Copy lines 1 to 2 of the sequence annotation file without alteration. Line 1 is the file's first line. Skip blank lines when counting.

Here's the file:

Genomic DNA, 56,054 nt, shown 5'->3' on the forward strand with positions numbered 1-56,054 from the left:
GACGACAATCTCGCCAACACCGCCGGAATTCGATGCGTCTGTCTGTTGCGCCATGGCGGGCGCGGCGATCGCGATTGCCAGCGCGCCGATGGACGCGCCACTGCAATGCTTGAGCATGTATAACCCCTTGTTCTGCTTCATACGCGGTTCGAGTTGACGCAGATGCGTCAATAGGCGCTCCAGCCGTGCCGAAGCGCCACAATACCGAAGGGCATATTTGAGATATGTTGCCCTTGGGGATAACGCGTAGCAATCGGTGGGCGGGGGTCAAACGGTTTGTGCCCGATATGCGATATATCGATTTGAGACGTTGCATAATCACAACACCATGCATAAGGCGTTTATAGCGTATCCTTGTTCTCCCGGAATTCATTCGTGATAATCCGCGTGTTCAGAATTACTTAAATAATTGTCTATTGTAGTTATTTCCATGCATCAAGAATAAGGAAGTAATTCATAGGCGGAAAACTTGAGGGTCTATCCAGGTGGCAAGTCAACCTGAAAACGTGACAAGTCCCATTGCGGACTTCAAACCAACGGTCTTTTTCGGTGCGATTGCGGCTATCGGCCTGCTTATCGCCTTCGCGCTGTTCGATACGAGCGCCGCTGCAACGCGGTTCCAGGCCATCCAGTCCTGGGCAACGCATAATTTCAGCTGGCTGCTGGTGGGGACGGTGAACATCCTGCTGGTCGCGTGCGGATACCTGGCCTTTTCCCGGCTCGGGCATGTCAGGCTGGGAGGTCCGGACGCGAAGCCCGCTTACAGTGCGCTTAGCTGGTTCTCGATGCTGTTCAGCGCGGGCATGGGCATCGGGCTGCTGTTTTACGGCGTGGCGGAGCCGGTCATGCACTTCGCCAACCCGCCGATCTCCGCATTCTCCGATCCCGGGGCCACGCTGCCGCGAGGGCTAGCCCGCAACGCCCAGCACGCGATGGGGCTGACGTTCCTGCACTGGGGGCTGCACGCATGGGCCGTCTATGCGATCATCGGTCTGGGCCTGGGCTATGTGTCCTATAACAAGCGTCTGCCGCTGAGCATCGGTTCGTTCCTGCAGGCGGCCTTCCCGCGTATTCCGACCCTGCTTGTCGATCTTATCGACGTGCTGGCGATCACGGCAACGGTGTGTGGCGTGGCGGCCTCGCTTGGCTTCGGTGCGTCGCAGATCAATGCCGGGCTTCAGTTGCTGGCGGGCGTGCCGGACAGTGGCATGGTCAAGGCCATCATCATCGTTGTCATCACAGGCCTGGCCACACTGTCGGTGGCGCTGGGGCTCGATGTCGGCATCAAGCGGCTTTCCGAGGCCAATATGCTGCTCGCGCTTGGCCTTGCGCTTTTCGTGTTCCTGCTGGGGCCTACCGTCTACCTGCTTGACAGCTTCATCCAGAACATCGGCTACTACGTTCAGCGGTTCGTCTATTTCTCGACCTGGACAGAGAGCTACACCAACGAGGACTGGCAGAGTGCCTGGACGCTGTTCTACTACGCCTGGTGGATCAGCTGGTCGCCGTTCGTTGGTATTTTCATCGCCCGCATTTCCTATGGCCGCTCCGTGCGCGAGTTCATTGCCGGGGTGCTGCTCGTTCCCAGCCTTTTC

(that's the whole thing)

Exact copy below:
Genomic DNA, 56,054 nt, shown 5'->3' on the forward strand with positions numbered 1-56,054 from the left:
GACGACAATCTCGCCAACACCGCCGGAATTCGATGCGTCTGTCTGTTGCGCCATGGCGGGCGCGGCGATCGCGATTGCCAGCGCGCCGATGGACGCGCCACTGCAATGCTTGAGCATGTATAACCCCTTGTTCTGCTTCATACGCGGTTCGAGTTGACGCAGATGCGTCAATAGGCGCTCCAGCCGTGCCGAAGCGCCACAATACCGAAGGGCATATTTGAGATATGTTGCCCTTGGGGATAACGCGTAGCAATCGGTGGGCGGGGGTCAAACGGTTTGTGCCCGATATGCGATATATCGATTTGAGACGTTGCATAATCACAACACCATGCATAAGGCGTTTATAGCGTATCCTTGTTCTCCCGGAATTCATTCGTGATAATCCGCGTGTTCAGAATTACTTAAATAATTGTCTATTGTAGTTATTTCCATGCATCAAGAATAAGGAAGTAATTCATAGGCGGAAAACTTGAGGGTCTATCCAGGTGGCAAGTCAACCTGAAAACGTGACAAGTCCCATTGCGGACTTCAAACCAACGGTCTTTTTCGGTGCGATTGCGGCTATCGGCCTGCTTATCGCCTTCGCGCTGTTCGATACGAGCGCCGCTGCAACGCGGTTCCAGGCCATCCAGTCCTGGGCAACGCATAATTTCAGCTGGCTGCTGGTGGGGACGGTGAACATCCTGCTGGTCGCGTGCGGATACCTGGCCTTTTCCCGGCTCGGGCATGTCAGGCTGGGAGGTCCGGACGCGAAGCCCGCTTACAGTGCGCTTAGCTGGTTCTCGATGCTGTTCAGCGCGGGCATGGGCATCGGGCTGCTGTTTTACGGCGTGGCGGAGCCGGTCATGCACTTCGCCAACCCGCCGATCTCCGCATTCTCCGATCCCGGGGCCACGCTGCCGCGAGGGCTAGCCCGCAACGCCCAGCACGCGATGGGGCTGACGTTCCTGCACTGGGGGCTGCACGCATGGGCCGTCTATGCGATCATCGGTCTGGGCCTGGGCTATGTGTCCTATAACAAGCGTCTGCCGCTGAGCATCGGTTCGTTCCTGCAGGCGGCCTTCCCGCGTATTCCGACCCTGCTTGTCGATCTTATCGACGTGCTGGCGATCACGGCAACGGTGTGTGGCGTGGCGGCCTCGCTTGGCTTCGGTGCGTCGCAGATCAATGCCGGGCTTCAGTTGCTGGCGGGCGTGCCGGACAGTGGCATGGTCAAGGCCATCATCATCGTTGTCATCACAGGCCTGGCCACACTGTCGGTGGCGCTGGGGCTCGATGTCGGCATCAAGCGGCTTTCCGAGGCCAATATGCTGCTCGCGCTTGGCCTTGCGCTTTTCGTGTTCCTGCTGGGGCCTACCGTCTACCTGCTTGACAGCTTCATCCAGAACATCGGCTACTACGTTCAGCGGTTCGTCTATTTCTCGACCTGGACAGAGAGCTACACCAACGAGGACTGGCAGAGTGCCTGGACGCTGTTCTACTACGCCTGGTGGATCAGCTGGTCGCCGTTCGTTGGTATTTTCATCGCCCGCATTTCCTATGGCCGCTCCGTGCGCGAGTTCATTGCCGGGGTGCTGCTCGTTCCCAGCCTTTTC